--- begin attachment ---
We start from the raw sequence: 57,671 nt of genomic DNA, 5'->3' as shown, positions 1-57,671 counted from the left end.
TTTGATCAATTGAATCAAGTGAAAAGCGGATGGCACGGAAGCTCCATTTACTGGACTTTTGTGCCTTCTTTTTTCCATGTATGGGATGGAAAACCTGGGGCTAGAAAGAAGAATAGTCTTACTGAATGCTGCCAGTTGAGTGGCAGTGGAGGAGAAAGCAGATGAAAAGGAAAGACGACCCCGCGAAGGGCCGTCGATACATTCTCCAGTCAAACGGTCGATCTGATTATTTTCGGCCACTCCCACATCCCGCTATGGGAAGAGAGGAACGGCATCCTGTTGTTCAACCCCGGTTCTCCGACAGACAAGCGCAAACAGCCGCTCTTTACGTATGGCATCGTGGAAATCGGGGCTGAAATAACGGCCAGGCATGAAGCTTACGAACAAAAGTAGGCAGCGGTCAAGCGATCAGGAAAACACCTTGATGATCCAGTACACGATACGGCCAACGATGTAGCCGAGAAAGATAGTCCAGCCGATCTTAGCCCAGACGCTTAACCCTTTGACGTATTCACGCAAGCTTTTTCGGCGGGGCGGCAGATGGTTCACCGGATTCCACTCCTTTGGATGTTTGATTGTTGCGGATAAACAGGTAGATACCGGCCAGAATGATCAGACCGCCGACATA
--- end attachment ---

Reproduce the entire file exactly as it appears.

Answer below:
We start from the raw sequence: 57,671 nt of genomic DNA, 5'->3' as shown, positions 1-57,671 counted from the left end.
TTTGATCAATTGAATCAAGTGAAAAGCGGATGGCACGGAAGCTCCATTTACTGGACTTTTGTGCCTTCTTTTTTCCATGTATGGGATGGAAAACCTGGGGCTAGAAAGAAGAATAGTCTTACTGAATGCTGCCAGTTGAGTGGCAGTGGAGGAGAAAGCAGATGAAAAGGAAAGACGACCCCGCGAAGGGCCGTCGATACATTCTCCAGTCAAACGGTCGATCTGATTATTTTCGGCCACTCCCACATCCCGCTATGGGAAGAGAGGAACGGCATCCTGTTGTTCAACCCCGGTTCTCCGACAGACAAGCGCAAACAGCCGCTCTTTACGTATGGCATCGTGGAAATCGGGGCTGAAATAACGGCCAGGCATGAAGCTTACGAACAAAAGTAGGCAGCGGTCAAGCGATCAGGAAAACACCTTGATGATCCAGTACACGATACGGCCAACGATGTAGCCGAGAAAGATAGTCCAGCCGATCTTAGCCCAGACGCTTAACCCTTTGACGTATTCACGCAAGCTTTTTCGGCGGGGCGGCAGATGGTTCACCGGATTCCACTCCTTTGGATGTTTGATTGTTGCGGATAAACAGGTAGATACCGGCCAGAATGATCAGACCGCCGACATA